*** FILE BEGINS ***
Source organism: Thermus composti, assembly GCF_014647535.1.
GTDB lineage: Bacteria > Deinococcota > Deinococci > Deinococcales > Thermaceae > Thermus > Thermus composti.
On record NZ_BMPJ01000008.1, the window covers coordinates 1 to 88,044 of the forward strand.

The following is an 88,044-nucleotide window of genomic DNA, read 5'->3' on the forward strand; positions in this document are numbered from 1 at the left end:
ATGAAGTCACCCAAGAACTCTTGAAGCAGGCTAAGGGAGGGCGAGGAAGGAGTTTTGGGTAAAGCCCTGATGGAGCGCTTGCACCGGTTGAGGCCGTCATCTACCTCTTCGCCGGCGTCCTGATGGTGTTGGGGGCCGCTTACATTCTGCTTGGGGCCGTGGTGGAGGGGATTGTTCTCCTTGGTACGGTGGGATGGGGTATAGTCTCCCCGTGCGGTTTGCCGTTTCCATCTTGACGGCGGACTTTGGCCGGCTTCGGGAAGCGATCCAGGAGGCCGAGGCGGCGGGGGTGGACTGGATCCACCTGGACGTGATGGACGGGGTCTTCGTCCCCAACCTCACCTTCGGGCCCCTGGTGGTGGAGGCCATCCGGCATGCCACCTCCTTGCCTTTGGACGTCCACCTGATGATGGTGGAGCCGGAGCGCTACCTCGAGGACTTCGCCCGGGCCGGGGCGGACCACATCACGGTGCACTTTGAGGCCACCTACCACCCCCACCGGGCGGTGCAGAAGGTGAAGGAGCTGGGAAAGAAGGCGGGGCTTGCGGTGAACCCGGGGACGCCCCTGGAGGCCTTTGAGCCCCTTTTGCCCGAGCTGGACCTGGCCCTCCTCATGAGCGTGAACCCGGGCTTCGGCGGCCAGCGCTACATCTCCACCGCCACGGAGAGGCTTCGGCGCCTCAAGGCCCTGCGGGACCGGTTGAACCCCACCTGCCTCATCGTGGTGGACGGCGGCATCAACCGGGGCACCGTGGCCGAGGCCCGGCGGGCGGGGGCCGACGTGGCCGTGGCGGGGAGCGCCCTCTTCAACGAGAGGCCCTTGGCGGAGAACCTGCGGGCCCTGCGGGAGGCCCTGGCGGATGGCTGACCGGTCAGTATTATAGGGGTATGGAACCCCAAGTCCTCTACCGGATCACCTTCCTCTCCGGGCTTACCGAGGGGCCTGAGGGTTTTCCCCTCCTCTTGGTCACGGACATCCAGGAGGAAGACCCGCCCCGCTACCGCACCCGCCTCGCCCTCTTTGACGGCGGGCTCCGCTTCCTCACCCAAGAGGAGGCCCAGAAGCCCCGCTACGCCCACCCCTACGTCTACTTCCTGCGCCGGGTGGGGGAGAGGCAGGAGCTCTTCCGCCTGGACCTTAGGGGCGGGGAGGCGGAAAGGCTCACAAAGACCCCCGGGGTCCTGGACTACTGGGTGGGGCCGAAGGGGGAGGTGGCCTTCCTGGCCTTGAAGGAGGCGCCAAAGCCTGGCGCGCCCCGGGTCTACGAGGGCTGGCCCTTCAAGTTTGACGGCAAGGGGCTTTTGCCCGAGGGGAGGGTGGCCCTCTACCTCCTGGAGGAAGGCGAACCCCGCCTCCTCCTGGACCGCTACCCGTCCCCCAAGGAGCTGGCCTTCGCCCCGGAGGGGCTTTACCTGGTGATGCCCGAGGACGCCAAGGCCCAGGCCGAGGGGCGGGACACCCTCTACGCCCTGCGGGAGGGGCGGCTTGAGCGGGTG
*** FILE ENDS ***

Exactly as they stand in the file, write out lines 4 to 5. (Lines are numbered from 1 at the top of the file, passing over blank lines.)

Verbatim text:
The following is an 88,044-nucleotide window of genomic DNA, read 5'->3' on the forward strand; positions in this document are numbered from 1 at the left end:
ATGAAGTCACCCAAGAACTCTTGAAGCAGGCTAAGGGAGGGCGAGGAAGGAGTTTTGGGTAAAGCCCTGATGGAGCGCTTGCACCGGTTGAGGCCGTCATCTACCTCTTCGCCGGCGTCCTGATGGTGTTGGGGGCCGCTTACATTCTGCTTGGGGCCGTGGTGGAGGGGATTGTTCTCCTTGGTACGGTGGGATGGGGTATAGTCTCCCCGTGCGGTTTGCCGTTTCCATCTTGACGGCGGACTTTGGCCGGCTTCGGGAAGCGATCCAGGAGGCCGAGGCGGCGGGGGTGGACTGGATCCACCTGGACGTGATGGACGGGGTCTTCGTCCCCAACCTCACCTTCGGGCCCCTGGTGGTGGAGGCCATCCGGCATGCCACCTCCTTGCCTTTGGACGTCCACCTGATGATGGTGGAGCCGGAGCGCTACCTCGAGGACTTCGCCCGGGCCGGGGCGGACCACATCACGGTGCACTTTGAGGCCACCTACCACCCCCACCGGGCGGTGCAGAAGGTGAAGGAGCTGGGAAAGAAGGCGGGGCTTGCGGTGAACCCGGGGACGCCCCTGGAGGCCTTTGAGCCCCTTTTGCCCGAGCTGGACCTGGCCCTCCTCATGAGCGTGAACCCGGGCTTCGGCGGCCAGCGCTACATCTCCACCGCCACGGAGAGGCTTCGGCGCCTCAAGGCCCTGCGGGACCGGTTGAACCCCACCTGCCTCATCGTGGTGGACGGCGGCATCAACCGGGGCACCGTGGCCGAGGCCCGGCGGGCGGGGGCCGACGTGGCCGTGGCGGGGAGCGCCCTCTTCAACGAGAGGCCCTTGGCGGAGAACCTGCGGGCCCTGCGGGAGGCCCTGGCGGATGGCTGACCGGTCAGTATTATAGGGGTATGGAACCCCAAGTCCTCTACCGGATCACCTTCCTCTCCGGGCTTACCGAGGGGCCTGAGGGTTTTCCCCTCCTCTTGGTCACGGACATCCAGGAGGAAGACCCGCCCCGCTACCGCACCCGCCTCGCCCTCTTTGACGGCGGGCTCCGCTTCCTCACCCAAGAGGAGGCCCAGAAGCCCCGCTACGCCCACCCCTACGTCTACTTCCTGCGCCGGGTGGGGGAGAGGCAGGAGCTCTTCCGCCTGGACCTTAGGGGCGGGGAGGCGGAAAGGCTCACAAAGACCCCCGGGGTCCTGGACTACTGGGTGGGGCCGAAGGGGGAGGTGGCCTTCCTGGCCTTGAAGGAGGCGCCAAAGCCTGGCGCGCCCCGGGTCTACGAGGGCTGGCCCTTCAAGTTTGACGGCAAGGGGCTTTTGCCCGAGGGGAGGGTGGCCCTCTACCTCCTGGAGGAAGGCGAACCCCGCCTCCTCCTGGACCGCTACCCGTCCCCCAAGGAGCTGGCCTTCGCCCCGGAGGGGCTTTACCTGGTGATGCCCGAGGACGCCAAGGCCCAGGCCGAGGGGCGGGACACCCTCTACGCCCTGCGGGAGGGGCGGCTTGAGCGGGTG